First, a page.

JACKSON, Tenn. – Jan. 21, 2005– Amy McCutcheon is nervous.
She’s afraid she might get sick. She’s afraid she might get stranded in a distant land. She’s afraid of potential violence from different militant groups.
But that’s not stopping her from going to Indonesia. McCutcheon, a senior athletic training major at Union University, is heading that way today with a group from her church to help tsunami victims rebuild their lives. She’ll spend 10 days there.
“First and foremost, as a Christian I am called to go out into the nations,” McCutcheon said. “What I’ll tell the Indonesians is that Jesus was a lover of all people, and he loves you. Therefore, I want to help in any way I can as a follower of Jesus.”
Germantown (Tenn.) Baptist Church is sending teams to Indonesia every Friday through March to provide disaster relief. Shortly after the tsunami hit in December, a team from the church led by senior pastor Sam Shaw and missions pastor Mark Morris went to Indonesia to determine what the most pressing needs were and how the church could help.
When they returned and reported their findings to the church, McCutcheon became interested in helping. Since Union’s spring semester doesn’t begin until February, she knew she had the time to go.
“I don’t figure God’s given me the time for any other reason,” she said.
The church is focusing on one village in Indonesia that sustained heavy damage and that lost 10 percent of its population in the tsunami.
“Our task is to help them rebuild their village,” McCutcheon said. “That’s slow, and that task will probably change day by day as different things come up. One of our goals is to cook one hot meal a day.”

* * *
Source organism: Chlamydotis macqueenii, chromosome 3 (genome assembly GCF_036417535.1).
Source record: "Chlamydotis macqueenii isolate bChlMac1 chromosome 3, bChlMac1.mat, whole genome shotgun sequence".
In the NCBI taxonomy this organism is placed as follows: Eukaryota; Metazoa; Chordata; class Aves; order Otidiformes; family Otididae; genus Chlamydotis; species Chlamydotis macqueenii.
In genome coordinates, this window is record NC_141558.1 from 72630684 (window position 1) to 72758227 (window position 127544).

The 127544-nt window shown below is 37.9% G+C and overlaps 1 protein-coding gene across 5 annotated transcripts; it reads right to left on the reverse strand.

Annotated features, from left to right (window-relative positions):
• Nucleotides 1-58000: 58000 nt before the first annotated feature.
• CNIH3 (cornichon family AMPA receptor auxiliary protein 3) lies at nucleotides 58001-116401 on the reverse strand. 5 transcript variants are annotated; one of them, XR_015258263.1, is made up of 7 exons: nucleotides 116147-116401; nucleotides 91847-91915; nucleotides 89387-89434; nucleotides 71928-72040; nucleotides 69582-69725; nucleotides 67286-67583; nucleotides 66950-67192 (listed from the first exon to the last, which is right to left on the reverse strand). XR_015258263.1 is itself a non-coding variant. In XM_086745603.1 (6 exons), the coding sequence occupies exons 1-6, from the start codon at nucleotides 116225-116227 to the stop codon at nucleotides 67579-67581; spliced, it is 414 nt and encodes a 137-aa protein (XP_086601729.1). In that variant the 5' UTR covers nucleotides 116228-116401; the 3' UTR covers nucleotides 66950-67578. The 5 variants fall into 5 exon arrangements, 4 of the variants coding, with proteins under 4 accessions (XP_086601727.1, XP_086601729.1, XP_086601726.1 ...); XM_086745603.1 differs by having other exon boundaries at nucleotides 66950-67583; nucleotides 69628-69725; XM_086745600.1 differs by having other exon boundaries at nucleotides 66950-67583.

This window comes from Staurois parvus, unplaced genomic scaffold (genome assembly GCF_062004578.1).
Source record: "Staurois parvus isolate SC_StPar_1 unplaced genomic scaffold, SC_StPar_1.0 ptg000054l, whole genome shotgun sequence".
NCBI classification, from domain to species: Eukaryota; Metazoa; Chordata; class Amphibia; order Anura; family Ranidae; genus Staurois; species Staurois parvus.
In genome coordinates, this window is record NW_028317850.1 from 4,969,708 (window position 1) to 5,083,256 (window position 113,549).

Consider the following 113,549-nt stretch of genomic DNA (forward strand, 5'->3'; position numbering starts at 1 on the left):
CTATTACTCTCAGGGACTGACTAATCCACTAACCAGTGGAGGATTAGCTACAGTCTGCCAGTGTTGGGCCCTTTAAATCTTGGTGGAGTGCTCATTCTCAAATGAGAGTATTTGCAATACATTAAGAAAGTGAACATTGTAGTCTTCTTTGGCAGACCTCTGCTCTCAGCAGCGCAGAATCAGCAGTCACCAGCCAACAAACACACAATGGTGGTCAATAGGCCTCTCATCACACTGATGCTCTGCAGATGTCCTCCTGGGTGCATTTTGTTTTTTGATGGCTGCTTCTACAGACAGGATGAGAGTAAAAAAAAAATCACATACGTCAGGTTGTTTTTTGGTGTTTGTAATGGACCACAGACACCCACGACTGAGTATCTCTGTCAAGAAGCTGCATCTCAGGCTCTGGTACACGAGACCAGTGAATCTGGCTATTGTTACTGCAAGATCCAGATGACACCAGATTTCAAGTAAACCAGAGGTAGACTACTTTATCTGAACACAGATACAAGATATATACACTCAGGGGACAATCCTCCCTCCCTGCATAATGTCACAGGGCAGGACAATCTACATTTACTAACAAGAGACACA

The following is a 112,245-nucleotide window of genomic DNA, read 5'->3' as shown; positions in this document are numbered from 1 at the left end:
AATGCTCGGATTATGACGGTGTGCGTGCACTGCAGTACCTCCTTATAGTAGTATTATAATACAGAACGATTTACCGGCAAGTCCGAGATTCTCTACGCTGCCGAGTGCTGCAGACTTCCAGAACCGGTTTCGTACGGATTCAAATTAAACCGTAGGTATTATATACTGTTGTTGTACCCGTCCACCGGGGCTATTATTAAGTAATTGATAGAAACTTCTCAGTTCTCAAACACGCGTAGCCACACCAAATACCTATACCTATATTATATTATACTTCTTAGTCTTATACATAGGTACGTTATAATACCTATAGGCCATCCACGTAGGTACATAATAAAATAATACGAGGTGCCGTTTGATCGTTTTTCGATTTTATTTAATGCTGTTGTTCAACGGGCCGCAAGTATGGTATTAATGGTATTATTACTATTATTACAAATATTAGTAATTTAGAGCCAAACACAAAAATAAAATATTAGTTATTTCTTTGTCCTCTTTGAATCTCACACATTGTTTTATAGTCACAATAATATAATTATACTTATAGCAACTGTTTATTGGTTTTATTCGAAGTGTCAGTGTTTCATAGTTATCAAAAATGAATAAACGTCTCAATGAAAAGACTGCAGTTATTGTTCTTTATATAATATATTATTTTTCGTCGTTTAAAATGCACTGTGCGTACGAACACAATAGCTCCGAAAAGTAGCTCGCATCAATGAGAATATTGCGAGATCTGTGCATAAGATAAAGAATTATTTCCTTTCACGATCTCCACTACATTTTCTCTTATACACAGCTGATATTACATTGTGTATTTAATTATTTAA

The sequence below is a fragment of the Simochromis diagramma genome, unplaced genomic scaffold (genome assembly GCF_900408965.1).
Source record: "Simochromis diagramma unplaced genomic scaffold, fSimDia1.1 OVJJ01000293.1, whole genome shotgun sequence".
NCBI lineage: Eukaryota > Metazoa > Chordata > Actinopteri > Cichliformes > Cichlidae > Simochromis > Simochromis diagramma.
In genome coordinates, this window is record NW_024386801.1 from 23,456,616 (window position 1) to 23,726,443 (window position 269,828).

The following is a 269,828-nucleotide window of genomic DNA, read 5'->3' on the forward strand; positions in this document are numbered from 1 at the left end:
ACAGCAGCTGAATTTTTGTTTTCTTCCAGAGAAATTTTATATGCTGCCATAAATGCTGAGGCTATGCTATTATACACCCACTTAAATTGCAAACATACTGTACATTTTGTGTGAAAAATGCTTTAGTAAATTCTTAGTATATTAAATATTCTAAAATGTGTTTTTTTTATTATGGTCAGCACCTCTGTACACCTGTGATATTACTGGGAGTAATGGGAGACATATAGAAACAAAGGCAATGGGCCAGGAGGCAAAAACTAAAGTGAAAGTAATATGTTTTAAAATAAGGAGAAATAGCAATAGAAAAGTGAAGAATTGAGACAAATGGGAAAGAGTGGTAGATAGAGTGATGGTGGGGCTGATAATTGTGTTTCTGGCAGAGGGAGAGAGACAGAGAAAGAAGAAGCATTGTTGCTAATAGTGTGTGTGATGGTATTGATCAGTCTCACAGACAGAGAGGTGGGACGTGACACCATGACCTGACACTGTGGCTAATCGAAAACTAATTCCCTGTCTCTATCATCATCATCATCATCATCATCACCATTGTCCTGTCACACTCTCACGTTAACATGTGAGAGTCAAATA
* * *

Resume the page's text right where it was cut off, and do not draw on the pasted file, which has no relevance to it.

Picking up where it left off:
McCutcheon said she wanted to participate in the relief efforts because the need is so urgent.
“Missions is something that I would like to do on a more long-term basis,” she said. “You can go on little short-term mission trips, but not very often are you going to have the opportunity to go and experience such a natural disaster and such a need. People all over the world have a need, but this is an immediate need for right now.”
In addition to meeting the physical needs of the Indonesian villagers, she also is hoping for opportunities to build relationships and talk to them about Jesus. And McCutcheon thinks this experience will be good for her own spiritual growth.
“I think it will help me become more well-rounded,” she said. “We as Americans have a lot of things. We overlook our clean sheets. We overlook water. Sometimes it’s good to kind of shake that up a little bit.”
McCutcheon knows the trip won’t be easy, and she’s prepared for that. But one of her biggest apprehensions deals with finances. The trip will cost her a total of about $2,800. So far, she’s raised about half that.
“I only found out about this a week ago, so I’ve been hard-pressed to raise the money,” she said.
She said anyone wishing to donate money to help with her expenses can send a check, payable to Germantown Baptist Church, to her at 2371 Calkins Road, Germantown, Tenn., 38139.